The Point: Social media is an indispensable part of radio and should be embraced.
When we’re afraid of failure, we often tell ourselves endeavours are “pointless, anyway.” We give ourselves permission to avoid trying, in order to avoid embarrassment. For you, that endeavour might be public speaking or basket weaving; for me, it’s engaging on social media. It’s promoting myself online and sharing my message.
I’ve avoided heavy investment in social media because I’m afraid I’ll suck at it; ironically, by half-assing it, I’ve realized by fear. Instead of a minimal, but well-curated online presence, I have a decade of random, unrefined content to my name. Many of my fellow millennials talk obsessively about the importance of having a brand. Ultimately, we all have one–mine just sucks.
Like any journey, the long road ahead is often intimidating. Putting aside the feats of superstars like Katy Perry (the first person to amass 100 million followers on Twitter), even my peers in broadcasting have seemingly unattainable engagement at a few hundred thousand followers. All social media combined, I have less than two thousand likes and followers. It’s going to be an uphill battle.
Talking on the radio every day isn’t enough, anymore. Broadcasters are constantly fighting to be recognized and stay top-of-mind with their audiences, and “hosting a show” has evolved to include tweeting, snapping, and live streaming on both company and personal accounts. Funnily enough, a lot of veteran DJs tell my generation of broadcasters we’ve got it easy, with music automation and digital audio editing, ignoring the increased pressure and workload from maintaining an online presence.
Live streaming, particularly, allows me to better connect with my audience. Granted, I can chat with a listener anytime on-air, but not everyone is confident to pick up the phone. But tweeting a comment or snapping a question? Most people are more than happy to–especially if what I say affects them (typically so in a negative way). Mining content from my audience makes the show more democratic, and people have a bigger investment in the experience.
This open dialogue also lets my audience see me as a three-dimensional person. When I have a bad talk break, I don’t hide it. I can’t. If I’m live streaming, I make a conscious effort to discuss it: what I meant to say, and what I’ll do better next time. Instead of privately thinking, “oh man, I’m such a moron,” I can speak critically about my misstep(s). And the helpful, understanding comments from my audience reminds me that, no, I’m not a complete moron: I’m a human and I made a mistake. Engaging off-air with my on-air audience helps me better understand my market and myself.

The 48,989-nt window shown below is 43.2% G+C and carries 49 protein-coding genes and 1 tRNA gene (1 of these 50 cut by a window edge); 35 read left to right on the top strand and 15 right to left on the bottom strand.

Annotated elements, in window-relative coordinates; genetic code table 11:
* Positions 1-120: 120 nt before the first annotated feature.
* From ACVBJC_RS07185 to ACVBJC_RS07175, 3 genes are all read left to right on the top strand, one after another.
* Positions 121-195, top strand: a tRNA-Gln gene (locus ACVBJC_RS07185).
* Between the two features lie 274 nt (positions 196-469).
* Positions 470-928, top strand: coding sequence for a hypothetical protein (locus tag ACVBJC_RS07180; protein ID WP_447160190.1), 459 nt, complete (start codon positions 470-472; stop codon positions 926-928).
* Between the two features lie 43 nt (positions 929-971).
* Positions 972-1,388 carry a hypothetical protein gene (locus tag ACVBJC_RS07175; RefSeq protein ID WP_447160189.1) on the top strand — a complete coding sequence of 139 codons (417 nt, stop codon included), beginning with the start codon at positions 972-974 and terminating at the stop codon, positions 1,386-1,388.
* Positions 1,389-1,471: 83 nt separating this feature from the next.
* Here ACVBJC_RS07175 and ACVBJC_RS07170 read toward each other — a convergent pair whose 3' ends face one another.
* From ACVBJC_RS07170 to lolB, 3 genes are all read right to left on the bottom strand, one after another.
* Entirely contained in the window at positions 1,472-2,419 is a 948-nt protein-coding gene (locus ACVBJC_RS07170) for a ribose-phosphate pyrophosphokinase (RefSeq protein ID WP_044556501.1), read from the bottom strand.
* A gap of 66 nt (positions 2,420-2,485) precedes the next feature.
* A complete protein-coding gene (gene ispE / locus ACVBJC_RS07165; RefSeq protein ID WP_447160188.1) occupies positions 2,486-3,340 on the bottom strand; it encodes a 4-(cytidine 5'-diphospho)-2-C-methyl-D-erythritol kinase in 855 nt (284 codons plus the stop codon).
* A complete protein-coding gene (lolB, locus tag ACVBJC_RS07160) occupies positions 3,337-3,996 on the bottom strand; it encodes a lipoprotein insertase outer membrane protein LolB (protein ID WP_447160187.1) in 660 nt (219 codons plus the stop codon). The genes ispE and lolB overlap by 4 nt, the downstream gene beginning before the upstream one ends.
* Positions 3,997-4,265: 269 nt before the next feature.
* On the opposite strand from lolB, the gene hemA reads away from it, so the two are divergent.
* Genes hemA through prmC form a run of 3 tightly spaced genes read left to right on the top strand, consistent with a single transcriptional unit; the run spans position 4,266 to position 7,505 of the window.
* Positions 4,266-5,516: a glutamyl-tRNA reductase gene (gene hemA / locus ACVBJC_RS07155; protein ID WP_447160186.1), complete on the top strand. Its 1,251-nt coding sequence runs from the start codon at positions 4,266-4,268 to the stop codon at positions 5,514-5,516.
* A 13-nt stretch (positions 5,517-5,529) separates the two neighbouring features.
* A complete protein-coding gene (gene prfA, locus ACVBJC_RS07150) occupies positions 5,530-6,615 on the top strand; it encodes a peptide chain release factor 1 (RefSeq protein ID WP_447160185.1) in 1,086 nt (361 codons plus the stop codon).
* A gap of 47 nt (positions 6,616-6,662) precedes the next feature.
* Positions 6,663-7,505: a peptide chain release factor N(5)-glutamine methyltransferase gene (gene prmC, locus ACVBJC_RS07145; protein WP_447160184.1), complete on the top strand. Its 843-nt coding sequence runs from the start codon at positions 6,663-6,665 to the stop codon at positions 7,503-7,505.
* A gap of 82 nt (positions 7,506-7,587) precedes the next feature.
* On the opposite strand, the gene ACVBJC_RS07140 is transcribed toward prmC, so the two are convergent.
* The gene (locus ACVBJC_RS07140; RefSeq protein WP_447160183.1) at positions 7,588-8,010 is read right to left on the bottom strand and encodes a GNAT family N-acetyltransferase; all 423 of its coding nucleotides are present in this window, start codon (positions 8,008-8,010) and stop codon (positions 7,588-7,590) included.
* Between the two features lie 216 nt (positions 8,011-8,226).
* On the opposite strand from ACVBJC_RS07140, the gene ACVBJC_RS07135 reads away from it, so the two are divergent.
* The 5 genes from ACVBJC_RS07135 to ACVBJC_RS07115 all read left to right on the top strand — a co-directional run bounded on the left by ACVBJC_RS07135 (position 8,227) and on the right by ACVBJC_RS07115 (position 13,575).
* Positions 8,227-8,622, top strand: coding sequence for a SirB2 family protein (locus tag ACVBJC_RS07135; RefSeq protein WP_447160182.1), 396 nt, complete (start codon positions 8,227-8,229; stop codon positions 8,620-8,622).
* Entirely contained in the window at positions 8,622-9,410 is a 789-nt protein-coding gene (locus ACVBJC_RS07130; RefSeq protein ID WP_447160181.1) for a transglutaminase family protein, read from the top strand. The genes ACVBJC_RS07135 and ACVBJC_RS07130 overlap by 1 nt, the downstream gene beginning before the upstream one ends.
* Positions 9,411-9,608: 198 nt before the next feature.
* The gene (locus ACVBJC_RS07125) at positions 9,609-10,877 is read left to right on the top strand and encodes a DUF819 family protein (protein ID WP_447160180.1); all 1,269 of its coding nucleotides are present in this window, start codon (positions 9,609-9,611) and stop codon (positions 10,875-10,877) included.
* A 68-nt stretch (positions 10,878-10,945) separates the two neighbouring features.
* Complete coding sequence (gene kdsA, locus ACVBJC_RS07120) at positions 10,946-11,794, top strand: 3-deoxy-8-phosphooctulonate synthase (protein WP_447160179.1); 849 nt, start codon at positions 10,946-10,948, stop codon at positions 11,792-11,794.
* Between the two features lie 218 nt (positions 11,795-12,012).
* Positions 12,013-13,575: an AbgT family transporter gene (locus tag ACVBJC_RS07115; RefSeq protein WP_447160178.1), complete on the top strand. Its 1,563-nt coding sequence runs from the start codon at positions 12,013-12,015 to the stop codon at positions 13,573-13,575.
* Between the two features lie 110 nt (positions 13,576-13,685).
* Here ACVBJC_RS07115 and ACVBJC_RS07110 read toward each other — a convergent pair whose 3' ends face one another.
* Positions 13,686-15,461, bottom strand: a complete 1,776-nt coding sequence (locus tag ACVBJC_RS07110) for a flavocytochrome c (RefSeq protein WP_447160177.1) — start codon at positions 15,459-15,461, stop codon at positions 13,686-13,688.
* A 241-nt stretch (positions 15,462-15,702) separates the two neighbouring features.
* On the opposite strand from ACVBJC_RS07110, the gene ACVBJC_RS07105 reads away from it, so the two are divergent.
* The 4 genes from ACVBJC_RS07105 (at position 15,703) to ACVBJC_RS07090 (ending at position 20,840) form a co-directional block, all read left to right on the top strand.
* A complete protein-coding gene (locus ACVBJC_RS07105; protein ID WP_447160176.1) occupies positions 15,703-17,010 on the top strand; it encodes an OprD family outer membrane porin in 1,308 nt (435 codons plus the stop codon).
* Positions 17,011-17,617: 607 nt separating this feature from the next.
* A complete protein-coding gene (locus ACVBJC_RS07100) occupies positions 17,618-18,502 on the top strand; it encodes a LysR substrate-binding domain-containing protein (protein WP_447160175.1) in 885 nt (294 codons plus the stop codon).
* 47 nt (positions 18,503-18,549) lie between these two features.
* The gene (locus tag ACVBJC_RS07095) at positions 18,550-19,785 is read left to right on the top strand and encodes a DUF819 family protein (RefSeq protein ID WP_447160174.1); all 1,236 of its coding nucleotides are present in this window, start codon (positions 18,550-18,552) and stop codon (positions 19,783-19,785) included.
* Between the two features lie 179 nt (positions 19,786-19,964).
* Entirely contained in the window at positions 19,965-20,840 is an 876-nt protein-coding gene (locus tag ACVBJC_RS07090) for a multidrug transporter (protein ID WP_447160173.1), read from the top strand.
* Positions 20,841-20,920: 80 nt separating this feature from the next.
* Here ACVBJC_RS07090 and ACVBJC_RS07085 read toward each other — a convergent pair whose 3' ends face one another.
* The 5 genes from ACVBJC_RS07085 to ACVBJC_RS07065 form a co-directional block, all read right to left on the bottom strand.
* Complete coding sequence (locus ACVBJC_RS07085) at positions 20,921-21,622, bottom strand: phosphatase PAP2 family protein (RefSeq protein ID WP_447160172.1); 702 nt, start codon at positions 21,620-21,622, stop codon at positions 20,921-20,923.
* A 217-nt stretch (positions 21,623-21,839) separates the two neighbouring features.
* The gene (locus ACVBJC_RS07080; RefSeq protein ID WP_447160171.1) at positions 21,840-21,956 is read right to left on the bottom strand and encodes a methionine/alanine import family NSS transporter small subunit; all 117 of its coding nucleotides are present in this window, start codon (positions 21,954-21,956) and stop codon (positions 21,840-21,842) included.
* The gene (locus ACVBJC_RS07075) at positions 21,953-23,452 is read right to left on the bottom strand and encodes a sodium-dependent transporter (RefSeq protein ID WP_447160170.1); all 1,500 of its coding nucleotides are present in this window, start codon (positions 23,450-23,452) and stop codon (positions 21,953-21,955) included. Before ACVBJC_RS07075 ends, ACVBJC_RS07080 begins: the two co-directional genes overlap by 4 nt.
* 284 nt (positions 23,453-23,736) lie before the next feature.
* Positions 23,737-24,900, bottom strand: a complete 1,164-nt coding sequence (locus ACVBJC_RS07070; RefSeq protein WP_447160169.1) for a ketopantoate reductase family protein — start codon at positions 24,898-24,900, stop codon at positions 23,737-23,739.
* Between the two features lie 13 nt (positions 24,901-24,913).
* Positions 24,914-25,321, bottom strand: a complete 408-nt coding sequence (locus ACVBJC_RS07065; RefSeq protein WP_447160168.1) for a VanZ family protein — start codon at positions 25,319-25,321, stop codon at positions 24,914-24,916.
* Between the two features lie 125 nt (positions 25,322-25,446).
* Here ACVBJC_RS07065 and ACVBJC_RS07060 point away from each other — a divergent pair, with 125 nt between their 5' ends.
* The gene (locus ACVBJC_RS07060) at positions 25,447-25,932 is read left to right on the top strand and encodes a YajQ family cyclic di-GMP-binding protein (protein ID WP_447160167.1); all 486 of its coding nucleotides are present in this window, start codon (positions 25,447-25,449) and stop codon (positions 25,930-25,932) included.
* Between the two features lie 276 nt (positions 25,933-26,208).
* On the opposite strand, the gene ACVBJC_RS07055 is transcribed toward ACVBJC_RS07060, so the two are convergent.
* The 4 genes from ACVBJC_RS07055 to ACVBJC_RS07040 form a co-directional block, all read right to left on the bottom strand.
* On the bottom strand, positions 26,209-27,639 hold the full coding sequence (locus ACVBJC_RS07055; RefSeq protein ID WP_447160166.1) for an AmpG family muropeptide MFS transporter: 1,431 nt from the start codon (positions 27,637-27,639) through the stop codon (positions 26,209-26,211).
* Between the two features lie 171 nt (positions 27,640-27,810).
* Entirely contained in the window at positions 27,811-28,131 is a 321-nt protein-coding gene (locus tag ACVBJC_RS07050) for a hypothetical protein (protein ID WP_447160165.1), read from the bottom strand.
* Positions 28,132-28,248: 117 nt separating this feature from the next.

Maintaining a strong online presence can also fuel content creation. Depending on a radio station’s format, a presenter usually has a minute to tell a story–usually half that. While time restrictions can be great for driving a point or strengthening a punchline, long-form content, within the boundaries of commercial radio, takes a permanent backseat. There’s also the matter of content suitability–visual plot points don’t translate to an auditory medium. By producing content principally for social media, I’ve been able to practice my passion for writing sketch comedy. My recent spoof of MTV’s Cribs, at a ghost town in the middle of the desert, worked online in a way it wouldn’t have on air. And I had a lot of fun producing it!
Engaging on social media also means I can connect with other radio presenters. I can join or initial conversations about the state of the industry, current and future trends, and general news (see: “gossip”). I can also see and hear what my peers are doing: “Presenter X has a unique take on Topic Y. Maybe I can leapfrog off what she’s doing.” It’s a way for people to connect with each other, in an industry that has most presenters sitting alone in small rooms, talking only to themselves.
A presenter’s online presence is important for connecting with not only listeners, but potential hiring managers, too. In addition to a demo, increasingly more job applications also require social media handles and stats. Ultimately, when it affects job opportunities and the ability to put food on the table, “it’s pointless, anyway” doesn’t have a standing, anymore.
I’m not going to commit myself to an arbitrary rate of posting, because that doesn’t serve anybody. There’s no point in cluttering my timeline, just because I want to keep up a streak. Instead, I’m going to continue creating content, but when I think people will get value from it, I’ll make sure I share it online. As I mentioned before, I’m going to use the momentum gained from realizing social media’s potential, to fuel my own rate of production. I know the two will work in tandem.
Social media likely isn’t going anywhere, and those in broadcasting who refuse to adapt are only fooling (and punishing) themselves. The reality is, most listeners want more than just a voice on the radio–they want a genuine friend–to connect with a presenter the same way they connect with their friends and family. I mean no judgement with the above; I’ve worked in radio for seven years, and it’s only now that I’m finally acknowledging that social media is more than complementary to this industry, it’s now part of its foundation.